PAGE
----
Emergent behavior of capitalism

Emergence is a concept which says that complex behavior can come from simple rules that u might now expect… This is true both for capitalist and socialist rule sets. They may sound good but be detrimental, or vice versa.

The idea of exchange based on money can seem harmless, but it has weird systemic things that happen. The Adams Smith invisible hand is an example of emergence. But its not the only thing that emerges. If people are owed money, their debt increases exponentially. This can unbalance the system dramatically. Some people can own 10,000 times more money than someone else. Sometimes without working, just collecting debt. This extra money they have allows them to change the incentive structure of the whole system, since money is what incentivizes the system. So you have a few people controlling the incentive structure of the whole system. And because these people have shadow sides, it plays out on a global level their shadow sides in the global incentive structure. Whole industrial complexes can arise out of incentive structures.

Heres an example of capitalism taking into account emergent effects. Lets call simple capitalism which just has Adam Smith invisible hand emergence. And complex capitalism which takes into account the second order effect of rich people being able to set incentive structures. In simple capitalism the consumer would choose between pharmaceuticals and herbal medicine. Over time the better one would win out. However in complex capitalism, people with more money can find they can make more money with pharmaceuticals since they can be owned and patented as they are synthetic unlike naturally found herbal medicines. This then leads to those rich people/companies setting incentive structures that cause doctors and researchers to skew towards offering pharmaceuticals more. Supply and demand causes prices to skyrocket since demand is great if you might die. Over time a medical industrial complex establishes itself that is self-reinforcing. Its an emergent property of complex capitalism.

Socialist rule sets can also have weird emergent properties. They may sound good at first but lead to unhealthy behavior. And vice versa. They key is to figure out which regulations and policies and aid lead to healthy emergent properties.


(*note: The question of which is better western medicine or alternative holistic medicine is a separate question. The point of this argument is to show that a capitalism system can lead to the one with patentable processes becoming entrenched)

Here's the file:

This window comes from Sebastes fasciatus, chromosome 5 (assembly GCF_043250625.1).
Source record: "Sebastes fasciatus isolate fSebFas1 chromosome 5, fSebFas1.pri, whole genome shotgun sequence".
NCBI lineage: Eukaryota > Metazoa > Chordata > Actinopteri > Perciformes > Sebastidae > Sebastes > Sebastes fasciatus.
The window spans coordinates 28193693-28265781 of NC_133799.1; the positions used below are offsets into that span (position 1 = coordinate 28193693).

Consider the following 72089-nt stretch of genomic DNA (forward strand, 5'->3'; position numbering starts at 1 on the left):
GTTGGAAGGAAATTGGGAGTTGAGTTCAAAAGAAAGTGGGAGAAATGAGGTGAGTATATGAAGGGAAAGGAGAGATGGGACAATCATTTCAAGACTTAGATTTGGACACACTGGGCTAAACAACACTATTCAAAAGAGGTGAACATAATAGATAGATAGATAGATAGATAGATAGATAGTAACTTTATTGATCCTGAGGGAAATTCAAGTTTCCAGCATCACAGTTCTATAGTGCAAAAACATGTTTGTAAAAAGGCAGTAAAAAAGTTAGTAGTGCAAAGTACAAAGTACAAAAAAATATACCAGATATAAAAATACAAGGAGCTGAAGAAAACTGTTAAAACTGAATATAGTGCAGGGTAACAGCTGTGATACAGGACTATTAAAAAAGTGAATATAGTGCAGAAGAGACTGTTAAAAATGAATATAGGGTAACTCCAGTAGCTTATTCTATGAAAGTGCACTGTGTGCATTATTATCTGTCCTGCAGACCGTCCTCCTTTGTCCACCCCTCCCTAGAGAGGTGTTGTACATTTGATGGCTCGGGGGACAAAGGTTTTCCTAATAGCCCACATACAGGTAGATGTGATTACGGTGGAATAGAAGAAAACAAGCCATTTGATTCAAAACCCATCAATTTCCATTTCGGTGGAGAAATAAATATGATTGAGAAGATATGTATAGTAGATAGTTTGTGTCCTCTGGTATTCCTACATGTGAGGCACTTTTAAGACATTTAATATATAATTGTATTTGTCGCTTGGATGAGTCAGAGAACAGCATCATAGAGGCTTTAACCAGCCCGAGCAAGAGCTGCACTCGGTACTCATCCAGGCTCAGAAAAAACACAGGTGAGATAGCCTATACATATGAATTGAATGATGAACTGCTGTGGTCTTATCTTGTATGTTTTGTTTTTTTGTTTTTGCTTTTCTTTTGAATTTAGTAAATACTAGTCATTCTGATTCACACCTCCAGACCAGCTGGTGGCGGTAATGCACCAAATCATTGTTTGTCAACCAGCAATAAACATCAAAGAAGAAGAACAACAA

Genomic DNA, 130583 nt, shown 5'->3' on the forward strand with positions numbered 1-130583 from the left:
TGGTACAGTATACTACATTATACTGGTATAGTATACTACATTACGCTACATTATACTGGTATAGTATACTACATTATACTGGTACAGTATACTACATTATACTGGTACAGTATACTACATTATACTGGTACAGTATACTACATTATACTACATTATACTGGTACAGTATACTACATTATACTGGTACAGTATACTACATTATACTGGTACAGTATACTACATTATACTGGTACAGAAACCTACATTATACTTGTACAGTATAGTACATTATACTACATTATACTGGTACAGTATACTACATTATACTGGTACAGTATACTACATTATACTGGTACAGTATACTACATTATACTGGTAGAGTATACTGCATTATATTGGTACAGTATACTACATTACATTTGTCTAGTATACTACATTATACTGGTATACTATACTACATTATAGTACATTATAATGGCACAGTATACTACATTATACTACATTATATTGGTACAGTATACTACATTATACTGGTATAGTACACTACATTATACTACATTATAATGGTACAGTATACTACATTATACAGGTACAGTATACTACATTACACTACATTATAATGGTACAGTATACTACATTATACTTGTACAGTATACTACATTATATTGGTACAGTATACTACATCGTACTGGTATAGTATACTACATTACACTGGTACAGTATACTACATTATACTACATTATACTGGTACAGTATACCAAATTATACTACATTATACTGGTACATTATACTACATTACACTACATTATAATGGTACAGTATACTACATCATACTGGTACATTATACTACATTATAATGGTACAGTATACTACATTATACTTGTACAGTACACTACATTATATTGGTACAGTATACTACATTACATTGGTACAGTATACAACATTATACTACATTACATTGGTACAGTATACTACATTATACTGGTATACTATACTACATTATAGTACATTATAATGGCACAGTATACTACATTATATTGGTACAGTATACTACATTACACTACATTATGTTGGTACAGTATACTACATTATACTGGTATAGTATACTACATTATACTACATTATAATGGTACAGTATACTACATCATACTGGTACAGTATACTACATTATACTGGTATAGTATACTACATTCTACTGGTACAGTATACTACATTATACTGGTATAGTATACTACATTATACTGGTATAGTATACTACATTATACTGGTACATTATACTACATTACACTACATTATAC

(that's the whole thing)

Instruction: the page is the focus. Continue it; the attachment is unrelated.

How to prepare for climate change

With possible major climate change happening in the future we can be more prepared by organizing locally into resilience hubs…

This can be done by
1. Connecting locally – invite your neighbors for dinner, have regular potlucks , games nights, connection games, block parties etc

2. Growing food locally – encouraging everyone to grow food in their gardens

3 Sharing resources – map out resources in neighborhood, have gift circles where you share what needs you have like dogwalking or editing ,and help each other, create tool libraries, crop swaps where you share food from each others gardens. The more you share, the easier it is to work together if disaster hits.

4. Storing up emergency supplies


For more info check out
.resilience circles localcircles.org
.Transition streets http://www.transitionus.org/transitionstreets

Listening to each other on Wikipedia

On wikipedia people with different opinions on topics : climate change, economics, political systems, spirituality, homeopathy, vaccines, esp etc come together to write an article together. This is quite extraordinary, writing an article with people you may strongly disagree with. And this can lead to wild edit wars on wikipedia.

Now what if there was a facilitation system that helped guide people on different sides of an article, to learn to listen to each other, empathize with one another, some kind of wisdom council. Using processes like wisdom councils, nonviolent communication, win-win techniques, etc to connect.